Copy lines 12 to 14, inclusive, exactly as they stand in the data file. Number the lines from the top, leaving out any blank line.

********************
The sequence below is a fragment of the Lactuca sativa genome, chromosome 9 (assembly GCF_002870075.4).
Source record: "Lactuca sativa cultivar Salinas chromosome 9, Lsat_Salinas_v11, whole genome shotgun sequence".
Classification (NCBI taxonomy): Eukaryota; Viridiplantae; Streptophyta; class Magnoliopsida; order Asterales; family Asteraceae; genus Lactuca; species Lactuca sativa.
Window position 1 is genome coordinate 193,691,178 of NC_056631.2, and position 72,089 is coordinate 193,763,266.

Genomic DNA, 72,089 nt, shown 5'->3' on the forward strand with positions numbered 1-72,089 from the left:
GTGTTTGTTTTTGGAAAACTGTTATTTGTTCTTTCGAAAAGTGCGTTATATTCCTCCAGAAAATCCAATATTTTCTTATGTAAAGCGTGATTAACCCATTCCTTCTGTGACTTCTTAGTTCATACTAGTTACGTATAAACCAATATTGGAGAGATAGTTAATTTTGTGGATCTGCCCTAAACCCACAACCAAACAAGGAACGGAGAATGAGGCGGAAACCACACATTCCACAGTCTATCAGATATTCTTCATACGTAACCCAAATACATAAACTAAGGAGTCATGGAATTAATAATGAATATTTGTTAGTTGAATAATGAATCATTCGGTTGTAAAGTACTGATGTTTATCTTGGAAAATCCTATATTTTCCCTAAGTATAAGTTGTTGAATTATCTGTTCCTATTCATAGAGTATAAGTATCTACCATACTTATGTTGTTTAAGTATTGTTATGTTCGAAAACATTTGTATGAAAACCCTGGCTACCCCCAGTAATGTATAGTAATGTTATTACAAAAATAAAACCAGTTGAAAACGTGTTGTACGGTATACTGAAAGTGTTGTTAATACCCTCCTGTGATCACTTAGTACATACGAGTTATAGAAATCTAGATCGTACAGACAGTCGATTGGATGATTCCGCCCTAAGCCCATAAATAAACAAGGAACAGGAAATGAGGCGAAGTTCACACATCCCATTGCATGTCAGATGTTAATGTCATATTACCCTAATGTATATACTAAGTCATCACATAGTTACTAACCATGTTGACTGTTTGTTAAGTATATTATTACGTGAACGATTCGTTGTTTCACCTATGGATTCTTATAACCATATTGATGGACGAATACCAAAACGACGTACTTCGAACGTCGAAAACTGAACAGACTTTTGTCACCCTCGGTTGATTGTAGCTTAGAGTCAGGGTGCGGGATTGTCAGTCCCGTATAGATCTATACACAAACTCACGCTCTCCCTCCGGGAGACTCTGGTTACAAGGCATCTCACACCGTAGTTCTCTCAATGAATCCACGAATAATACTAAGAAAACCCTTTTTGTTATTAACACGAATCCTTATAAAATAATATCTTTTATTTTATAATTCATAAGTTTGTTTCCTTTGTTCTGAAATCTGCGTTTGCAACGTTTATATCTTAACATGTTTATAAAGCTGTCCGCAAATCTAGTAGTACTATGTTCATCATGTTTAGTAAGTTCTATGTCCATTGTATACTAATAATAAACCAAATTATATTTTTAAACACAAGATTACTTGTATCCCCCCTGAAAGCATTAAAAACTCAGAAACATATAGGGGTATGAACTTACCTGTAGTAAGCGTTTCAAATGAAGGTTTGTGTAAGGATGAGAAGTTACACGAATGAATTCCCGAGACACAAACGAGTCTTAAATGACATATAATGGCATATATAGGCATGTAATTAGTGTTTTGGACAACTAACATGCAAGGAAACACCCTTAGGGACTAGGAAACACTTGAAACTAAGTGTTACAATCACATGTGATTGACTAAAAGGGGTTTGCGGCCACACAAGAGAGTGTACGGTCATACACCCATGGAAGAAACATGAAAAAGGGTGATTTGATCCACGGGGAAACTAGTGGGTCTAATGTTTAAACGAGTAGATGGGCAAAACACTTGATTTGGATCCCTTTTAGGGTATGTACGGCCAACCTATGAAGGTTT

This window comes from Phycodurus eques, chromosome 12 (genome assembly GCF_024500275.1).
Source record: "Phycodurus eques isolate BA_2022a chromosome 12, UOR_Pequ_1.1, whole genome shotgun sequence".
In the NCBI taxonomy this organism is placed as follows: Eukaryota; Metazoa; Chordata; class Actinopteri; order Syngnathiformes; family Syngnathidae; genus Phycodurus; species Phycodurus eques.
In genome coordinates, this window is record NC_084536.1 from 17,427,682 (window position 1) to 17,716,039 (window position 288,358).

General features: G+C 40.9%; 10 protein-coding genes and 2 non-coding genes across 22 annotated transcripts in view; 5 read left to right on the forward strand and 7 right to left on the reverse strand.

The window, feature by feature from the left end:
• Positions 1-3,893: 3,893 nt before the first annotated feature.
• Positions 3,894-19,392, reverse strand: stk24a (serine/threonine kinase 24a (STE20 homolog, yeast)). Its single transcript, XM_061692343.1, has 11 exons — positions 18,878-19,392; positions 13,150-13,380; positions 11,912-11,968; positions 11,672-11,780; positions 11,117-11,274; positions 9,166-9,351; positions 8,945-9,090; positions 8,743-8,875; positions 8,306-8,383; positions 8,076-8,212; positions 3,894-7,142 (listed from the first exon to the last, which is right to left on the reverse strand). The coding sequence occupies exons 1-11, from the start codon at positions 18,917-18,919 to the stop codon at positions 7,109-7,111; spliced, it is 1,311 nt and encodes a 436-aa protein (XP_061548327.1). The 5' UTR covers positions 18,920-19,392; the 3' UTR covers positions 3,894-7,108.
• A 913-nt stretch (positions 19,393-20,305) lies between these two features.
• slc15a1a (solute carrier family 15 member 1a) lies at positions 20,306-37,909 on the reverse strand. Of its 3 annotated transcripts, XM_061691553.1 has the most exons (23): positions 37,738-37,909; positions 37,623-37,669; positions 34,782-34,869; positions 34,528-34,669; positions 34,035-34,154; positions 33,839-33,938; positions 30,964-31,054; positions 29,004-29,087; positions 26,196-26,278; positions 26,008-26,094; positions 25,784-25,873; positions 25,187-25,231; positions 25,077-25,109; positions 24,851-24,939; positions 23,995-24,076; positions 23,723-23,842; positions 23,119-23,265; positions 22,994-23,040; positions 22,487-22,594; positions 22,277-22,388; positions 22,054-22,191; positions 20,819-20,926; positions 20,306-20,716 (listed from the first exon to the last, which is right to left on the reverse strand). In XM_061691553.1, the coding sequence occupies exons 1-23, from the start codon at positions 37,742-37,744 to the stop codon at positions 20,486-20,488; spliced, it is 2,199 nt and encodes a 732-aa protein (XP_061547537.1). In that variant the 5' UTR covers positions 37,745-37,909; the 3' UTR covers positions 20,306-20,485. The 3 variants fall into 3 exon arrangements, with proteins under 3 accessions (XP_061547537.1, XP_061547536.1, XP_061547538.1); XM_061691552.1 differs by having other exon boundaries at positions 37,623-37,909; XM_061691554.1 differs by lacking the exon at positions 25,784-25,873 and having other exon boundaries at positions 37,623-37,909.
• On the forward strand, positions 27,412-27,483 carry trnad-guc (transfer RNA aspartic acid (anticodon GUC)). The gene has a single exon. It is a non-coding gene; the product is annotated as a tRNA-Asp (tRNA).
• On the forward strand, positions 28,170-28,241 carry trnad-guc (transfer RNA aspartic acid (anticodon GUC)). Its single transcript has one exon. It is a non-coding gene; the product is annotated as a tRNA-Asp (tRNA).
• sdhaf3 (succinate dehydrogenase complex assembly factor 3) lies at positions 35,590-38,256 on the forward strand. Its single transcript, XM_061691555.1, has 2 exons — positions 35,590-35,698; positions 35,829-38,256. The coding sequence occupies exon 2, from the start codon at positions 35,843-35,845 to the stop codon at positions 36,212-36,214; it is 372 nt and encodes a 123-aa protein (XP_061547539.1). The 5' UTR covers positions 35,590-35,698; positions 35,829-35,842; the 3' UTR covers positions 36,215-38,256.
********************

The window, feature by feature from the left end:
• Positions 1-3,893: 3,893 nt before the first annotated feature.
• Positions 3,894-19,392, reverse strand: stk24a (serine/threonine kinase 24a (STE20 homolog, yeast)). Its single transcript, XM_061692343.1, has 11 exons — positions 18,878-19,392; positions 13,150-13,380; positions 11,912-11,968; positions 11,672-11,780; positions 11,117-11,274; positions 9,166-9,351; positions 8,945-9,090; positions 8,743-8,875; positions 8,306-8,383; positions 8,076-8,212; positions 3,894-7,142 (listed from the first exon to the last, which is right to left on the reverse strand). The coding sequence occupies exons 1-11, from the start codon at positions 18,917-18,919 to the stop codon at positions 7,109-7,111; spliced, it is 1,311 nt and encodes a 436-aa protein (XP_061548327.1). The 5' UTR covers positions 18,920-19,392; the 3' UTR covers positions 3,894-7,108.